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African Coffee Producing Countries Meet in Kigali

This week Rwanda is hosting 2021 annual meetings of the Inter-African Coffee Organisation (IACO), which will take place for three days from 16th to 18th November 2021 at Kigali Convention Centre. They include the 14th African Coffee Research Network (ACRN) bi-annual meetings, the 9th African Coffee Symposium, and the 61st IACO Annual General Assembly.

Hosted in rotation among its twenty-five member states, the annual forums of IACO bring together delegates from the member states, officials from IACO, researchers, businesses operating in the coffee sector, and policymakers among other participants in order to emphasize the impact of coffee in the socio-economic transformation of the wellbeing of African coffee farmers. Speakers on behalf of member states use this platform to discuss and find different solutions to the important issues that African coffee producers face.

Rwanda’s Minister of Agriculture and Animal Resources who is also the chairperson of IACO, Dr. Gerardine Mukeshimana, said that Africa coffee-producing countries must ensure the transformation of the coffee industry from subsistence to a modern one.

Our countries need to adopt new coffee policies that will ensure the sustainability of the coffee sector in Africa. This requires increasing production, improved quality, local processing, and consumption of coffee in Africa. To achieve this, we aim at ‘strengthening the coffee value chain for sustainable development of the economy and improve living incomes of African producers’ – which is the theme for this conference,” she said.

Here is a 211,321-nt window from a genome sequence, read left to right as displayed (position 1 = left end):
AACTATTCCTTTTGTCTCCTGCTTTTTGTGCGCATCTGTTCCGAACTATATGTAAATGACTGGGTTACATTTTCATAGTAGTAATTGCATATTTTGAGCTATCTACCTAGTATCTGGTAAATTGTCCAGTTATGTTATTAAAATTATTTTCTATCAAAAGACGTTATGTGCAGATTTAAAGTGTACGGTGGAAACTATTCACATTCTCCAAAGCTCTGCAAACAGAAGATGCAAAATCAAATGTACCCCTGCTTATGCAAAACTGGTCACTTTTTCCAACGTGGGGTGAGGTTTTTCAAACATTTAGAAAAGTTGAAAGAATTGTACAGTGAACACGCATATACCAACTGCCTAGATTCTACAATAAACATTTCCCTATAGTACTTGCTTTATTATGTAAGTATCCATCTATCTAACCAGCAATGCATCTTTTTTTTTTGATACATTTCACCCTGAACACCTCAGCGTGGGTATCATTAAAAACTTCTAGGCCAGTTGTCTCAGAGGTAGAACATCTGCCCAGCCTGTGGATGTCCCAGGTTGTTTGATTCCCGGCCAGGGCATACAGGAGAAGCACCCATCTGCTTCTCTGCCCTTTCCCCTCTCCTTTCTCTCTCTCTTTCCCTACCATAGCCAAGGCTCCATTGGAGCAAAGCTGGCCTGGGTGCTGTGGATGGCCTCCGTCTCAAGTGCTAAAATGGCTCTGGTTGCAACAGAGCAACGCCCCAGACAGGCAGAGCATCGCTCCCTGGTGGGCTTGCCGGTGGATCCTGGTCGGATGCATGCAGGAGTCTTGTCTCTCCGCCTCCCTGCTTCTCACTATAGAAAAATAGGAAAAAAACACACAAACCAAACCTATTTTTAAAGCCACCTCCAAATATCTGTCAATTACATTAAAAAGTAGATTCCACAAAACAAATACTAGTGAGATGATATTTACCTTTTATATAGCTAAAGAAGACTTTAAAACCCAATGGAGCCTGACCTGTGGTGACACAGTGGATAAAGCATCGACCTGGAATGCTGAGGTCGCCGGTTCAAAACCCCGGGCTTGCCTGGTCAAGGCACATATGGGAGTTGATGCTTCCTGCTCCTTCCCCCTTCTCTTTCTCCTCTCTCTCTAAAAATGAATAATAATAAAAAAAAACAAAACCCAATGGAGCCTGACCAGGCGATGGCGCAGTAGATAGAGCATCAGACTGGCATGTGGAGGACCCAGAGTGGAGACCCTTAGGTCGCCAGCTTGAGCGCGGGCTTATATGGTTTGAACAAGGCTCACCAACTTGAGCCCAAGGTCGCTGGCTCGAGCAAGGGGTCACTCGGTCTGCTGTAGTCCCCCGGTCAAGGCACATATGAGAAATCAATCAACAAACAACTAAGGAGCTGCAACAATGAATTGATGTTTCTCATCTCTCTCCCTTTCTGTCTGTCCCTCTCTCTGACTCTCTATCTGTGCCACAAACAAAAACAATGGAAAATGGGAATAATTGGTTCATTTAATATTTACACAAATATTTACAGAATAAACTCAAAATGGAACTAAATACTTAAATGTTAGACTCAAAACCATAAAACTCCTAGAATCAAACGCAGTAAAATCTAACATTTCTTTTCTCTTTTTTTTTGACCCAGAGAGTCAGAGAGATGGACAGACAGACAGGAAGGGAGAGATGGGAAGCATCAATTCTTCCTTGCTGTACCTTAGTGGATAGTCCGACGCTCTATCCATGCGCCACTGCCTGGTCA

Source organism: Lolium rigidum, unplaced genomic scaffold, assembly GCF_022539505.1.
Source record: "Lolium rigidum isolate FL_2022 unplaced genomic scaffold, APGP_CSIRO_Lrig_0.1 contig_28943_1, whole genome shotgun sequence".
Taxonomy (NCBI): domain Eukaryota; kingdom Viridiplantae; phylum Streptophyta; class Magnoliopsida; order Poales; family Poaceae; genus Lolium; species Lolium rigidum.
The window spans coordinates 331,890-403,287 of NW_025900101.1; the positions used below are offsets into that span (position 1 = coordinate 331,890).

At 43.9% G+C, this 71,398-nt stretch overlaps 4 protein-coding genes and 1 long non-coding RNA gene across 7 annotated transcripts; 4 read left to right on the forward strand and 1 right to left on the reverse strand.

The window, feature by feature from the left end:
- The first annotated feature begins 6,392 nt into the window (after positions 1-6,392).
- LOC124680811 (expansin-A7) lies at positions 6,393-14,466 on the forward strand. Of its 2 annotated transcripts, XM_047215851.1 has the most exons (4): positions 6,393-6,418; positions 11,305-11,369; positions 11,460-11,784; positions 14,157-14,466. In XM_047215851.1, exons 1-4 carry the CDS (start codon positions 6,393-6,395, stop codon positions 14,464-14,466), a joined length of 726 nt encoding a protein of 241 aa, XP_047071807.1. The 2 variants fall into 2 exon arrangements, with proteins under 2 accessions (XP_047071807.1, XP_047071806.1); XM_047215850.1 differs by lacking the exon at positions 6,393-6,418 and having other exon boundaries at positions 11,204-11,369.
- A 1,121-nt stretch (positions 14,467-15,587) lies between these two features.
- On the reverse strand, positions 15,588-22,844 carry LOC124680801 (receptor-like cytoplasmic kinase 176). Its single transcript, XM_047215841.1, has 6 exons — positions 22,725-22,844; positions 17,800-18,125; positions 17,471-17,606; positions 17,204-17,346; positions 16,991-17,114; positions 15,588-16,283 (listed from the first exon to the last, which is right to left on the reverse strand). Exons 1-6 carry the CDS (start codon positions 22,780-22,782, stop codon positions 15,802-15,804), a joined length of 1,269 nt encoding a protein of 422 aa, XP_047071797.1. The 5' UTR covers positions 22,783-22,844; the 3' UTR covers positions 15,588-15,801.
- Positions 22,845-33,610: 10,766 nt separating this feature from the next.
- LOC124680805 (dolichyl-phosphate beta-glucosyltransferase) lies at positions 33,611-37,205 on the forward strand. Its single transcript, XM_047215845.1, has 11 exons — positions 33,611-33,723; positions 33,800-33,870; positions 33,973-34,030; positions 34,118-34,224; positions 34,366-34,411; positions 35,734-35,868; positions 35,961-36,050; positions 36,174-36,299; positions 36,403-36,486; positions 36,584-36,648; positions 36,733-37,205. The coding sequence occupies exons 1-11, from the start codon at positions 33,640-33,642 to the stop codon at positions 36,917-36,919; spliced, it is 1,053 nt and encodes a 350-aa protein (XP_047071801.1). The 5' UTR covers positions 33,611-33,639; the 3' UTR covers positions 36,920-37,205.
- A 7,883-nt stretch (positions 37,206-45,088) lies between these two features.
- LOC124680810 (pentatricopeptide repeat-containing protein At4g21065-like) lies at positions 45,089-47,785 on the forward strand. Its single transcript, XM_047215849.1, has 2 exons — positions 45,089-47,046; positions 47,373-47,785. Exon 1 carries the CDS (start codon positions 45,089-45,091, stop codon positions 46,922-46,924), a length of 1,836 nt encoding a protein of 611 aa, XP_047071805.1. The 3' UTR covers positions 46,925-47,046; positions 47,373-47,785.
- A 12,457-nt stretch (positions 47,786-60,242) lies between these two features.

In his remarks, H.E Hailemariam Desalegn, the former Prime Minister of Ethiopia and the Patron of IACO, reminded the conference that if African coffee-producing countries have to take a step forward, through collaboration and partnerships that focus on value addition across the coffee chain: “As Africa, we have the capacity and authority to make the coffee sector what we want it to be…” and IACO will greatly enhance the competitiveness of African coffee when we work together to address all the issues that the industry faces today.

In his remarks, the Secretary General of IACO, Amb. Solomon Rutega expressed optimism that the Drink African Coffee Build Africa (DACBA) initiative will support the industrialization of the African coffee sector and create employment for the youth.

About 300 delegates who are expected at the meetings, including representatives of renowned coffee companies participating in the forums, will have an opportunity to taste the Rwandan Specialty Coffee, undertake field visits, and tour the city of Kigali.

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